The products that are consumed the most as part of the diet of both children and adults are identified and classified into larger groups according to their origin: products from the chagra and the forest; fish and proteins produced by the community, such as bushmeat and eggs; and products acquired from the market, such as canned meats, powdered milk, eggs, pasta, grains, tuna and frozen chicken. In the case of adults, food sourced from the chagra and the forest represent 50 percent of the diet. Another 25 percent of the total diet is sourced from the local landscape and it represents protein-rich food items such as fish, bushmeat, eggs and other food produced in the community. Out of these protein-rich items, studies carried out by Trujillo and Laiseca (2016) show that fish represents 81 percent of the family protein intake. In the case of the Ticoya reserve, it is equivalent to approximately 2.6 kg per person/month or 31 kg per person/year, thus tripling national average consumption (Autoridad Nacional de Acuicultura y Pesca, 2018a). The proportions of food sourced from the chagra and the forest, and from the local landscape, remain similar when it comes to children aged 6 to 11 years. These two sources correspond to 40 percent and 30 percent of the diet, respectively. The remaining 25 percent and 30 percent of the respective diets of older adults and children is sourced from the market. Older adults preferably consume canned meat, milk powder and purchased eggs (15 percent of the diet), as well as food items such as pasta and other grains (10 percent of the diet) from the market. The children, however, preferably consume frozen chicken and canned tuna (20 percent of the diet), but also pasta, lentils, beans and chickpeas (10 percent of the diet). The adults noted that the children show a preference for market products, such as canned goods and pasta, as those products are often provided in school.
With regard to the food needs of specific groups in the communities, such as the elderly, community solutions are being sought. For instance, networks of solidarity amongst families or friends have been built to meet the food needs of those who have special nutritional requirements. Additionally, there is a Senior Assistance Centre in the urban area that provides support through a Senior Feeding Programme. Regarding children, this centre offers food assistance through the educational institutions by providing school meals consisting of a snack and lunch on school days. In addition to this, the Colombian Family Welfare Institute (ICBF) exercises its mandate to improve the nutrition status and proper development of children under 5 years of age. However, all the participating parents expressed their dissatisfaction regarding the nutrition programmes implemented. They argued that the meals provided by the Institute to the children are not adequate for their healthy growth. They explained that the portions neither include foods that are part of the traditional indigenous diet nor are the quantities adequate. The parents also stated that the food provided by the ICBF contained a high level of preservatives and artificial sweeteners that could have harmful effects on health.
The parents said that buying proteins, such as canned meats and frozen chicken, is part of their new eating habits, with the communities’ members having increased their activities related to the market. They argued that the more they are integrated into “outside” activities from Government and other actors, the less time they have for growing and preparing traditional foods. They also stated that the children’s participation in school feeding programmes has gradually decreased the children’s liking for traditional foods, and increased their preference for processed products. Although the participants did not report any phenomena of food insecurity, they did state that in the last five years, diets have significantly changed in regard to animal protein intake. Fish are increasingly scarce, leading to higher prices, especially during the high-water period as fish abundance is reduced. In response to the fish deficit, the consumption of chicken, bought at a lower price than fish, has increased. Nevertheless, the culinary preference for fish over chicken prevails.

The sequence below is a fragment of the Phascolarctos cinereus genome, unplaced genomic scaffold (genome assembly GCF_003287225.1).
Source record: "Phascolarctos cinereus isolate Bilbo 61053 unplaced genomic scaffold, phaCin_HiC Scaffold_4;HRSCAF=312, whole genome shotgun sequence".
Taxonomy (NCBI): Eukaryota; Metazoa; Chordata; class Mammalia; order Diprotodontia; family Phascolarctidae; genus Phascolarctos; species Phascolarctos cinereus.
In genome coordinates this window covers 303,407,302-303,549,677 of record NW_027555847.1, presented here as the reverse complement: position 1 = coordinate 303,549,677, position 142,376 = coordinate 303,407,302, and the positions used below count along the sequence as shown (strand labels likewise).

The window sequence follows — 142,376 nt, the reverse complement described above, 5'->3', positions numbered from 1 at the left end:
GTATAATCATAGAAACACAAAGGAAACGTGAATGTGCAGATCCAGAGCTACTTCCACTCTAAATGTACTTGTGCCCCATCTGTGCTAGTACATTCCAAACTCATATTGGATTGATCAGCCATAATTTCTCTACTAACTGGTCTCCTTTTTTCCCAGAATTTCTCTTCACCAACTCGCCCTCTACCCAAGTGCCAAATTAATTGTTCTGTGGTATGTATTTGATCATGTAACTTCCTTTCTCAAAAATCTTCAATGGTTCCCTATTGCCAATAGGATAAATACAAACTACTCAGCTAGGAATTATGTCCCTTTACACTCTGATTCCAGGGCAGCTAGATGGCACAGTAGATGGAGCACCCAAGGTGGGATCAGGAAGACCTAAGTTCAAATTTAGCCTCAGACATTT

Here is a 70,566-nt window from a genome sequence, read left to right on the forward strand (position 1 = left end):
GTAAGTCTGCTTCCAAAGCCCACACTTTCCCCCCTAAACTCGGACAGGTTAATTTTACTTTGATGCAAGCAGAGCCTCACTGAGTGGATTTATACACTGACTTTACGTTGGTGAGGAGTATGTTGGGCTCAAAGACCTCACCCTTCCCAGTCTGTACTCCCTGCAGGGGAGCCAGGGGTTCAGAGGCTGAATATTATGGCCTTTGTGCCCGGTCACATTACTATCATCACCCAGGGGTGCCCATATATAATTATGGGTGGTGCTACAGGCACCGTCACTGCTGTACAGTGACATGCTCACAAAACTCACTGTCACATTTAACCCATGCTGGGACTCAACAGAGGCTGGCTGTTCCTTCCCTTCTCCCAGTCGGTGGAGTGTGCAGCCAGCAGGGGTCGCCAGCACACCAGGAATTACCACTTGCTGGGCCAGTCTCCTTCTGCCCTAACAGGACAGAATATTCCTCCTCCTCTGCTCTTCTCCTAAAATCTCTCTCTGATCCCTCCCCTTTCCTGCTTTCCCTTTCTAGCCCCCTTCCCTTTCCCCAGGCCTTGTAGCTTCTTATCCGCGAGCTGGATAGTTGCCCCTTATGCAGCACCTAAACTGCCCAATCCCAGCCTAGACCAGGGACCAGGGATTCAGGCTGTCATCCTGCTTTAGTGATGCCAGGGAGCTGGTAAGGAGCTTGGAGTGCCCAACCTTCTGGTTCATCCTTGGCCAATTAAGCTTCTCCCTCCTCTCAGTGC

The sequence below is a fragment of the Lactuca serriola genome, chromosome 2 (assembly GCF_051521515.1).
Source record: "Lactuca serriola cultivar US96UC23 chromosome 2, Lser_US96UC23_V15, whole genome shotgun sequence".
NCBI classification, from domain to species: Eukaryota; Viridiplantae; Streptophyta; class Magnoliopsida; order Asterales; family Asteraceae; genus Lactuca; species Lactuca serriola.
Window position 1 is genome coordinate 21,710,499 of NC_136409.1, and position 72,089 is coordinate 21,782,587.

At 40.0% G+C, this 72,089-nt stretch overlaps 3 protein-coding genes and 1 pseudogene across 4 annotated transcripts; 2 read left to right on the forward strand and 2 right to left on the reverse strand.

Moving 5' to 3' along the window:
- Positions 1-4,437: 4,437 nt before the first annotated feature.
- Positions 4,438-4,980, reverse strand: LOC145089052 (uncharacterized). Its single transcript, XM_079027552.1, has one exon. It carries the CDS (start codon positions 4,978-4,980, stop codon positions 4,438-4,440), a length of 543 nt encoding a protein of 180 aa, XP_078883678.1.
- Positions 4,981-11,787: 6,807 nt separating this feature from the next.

This decreased availability of traditional foods can also have repercussions on the cultural practices of the Tikuna, Cocama and Yagua. Pelazon is an important celebration that can occur any time of the year and which celebrates the passing from a girl to a woman. Parties organised usually last three days at least, and anyone in the community is welcome. However, the diminished quantity of traditional food such as bushmeat and fish to share affect the practising of this ritual.
The primary cause of the changes in the diet, culinary traditions and lifestyle of the communities’ members is their rapid and unplanned integration into the market economy. Over the past 10 years, this process has increased the need for families to generate income to guarantee the availability of food and to cover the new needs that are arising with the market economy. Based on this exercise, the participants concluded that it is necessary to (1) promote the consumption and production of their own products within families; (2) involve the children in food production activities, especially protein food sources, such as fishing; and (3) create strategies to restructure government programmes – for example, adapting school meal plans to the Indigenous Peoples’ diets.
Despite the soils’ low fertility, communities’ members consider the soil apt for their families’ food production. They compensate for the lack of nutrients by decomposing organic matter resulting from the selective felling of forests, burning wood, and using fruit and vegetable peels, as well as fish guts. This process generates compost and natural organic fertilizer, making the soil suitable for planting. The communities’ inhabitants are able to identify good soil by observing its characteristics and results after planting. For instance, the colour and texture are indicators of good soil, as well as the production of food of a good size and colour. For the population, good soil – which makes a bountiful harvest of products possible – is black, sandy, loose and easy to plant. Conversely, soil inadequate for cultivation tends to be clayey and dry.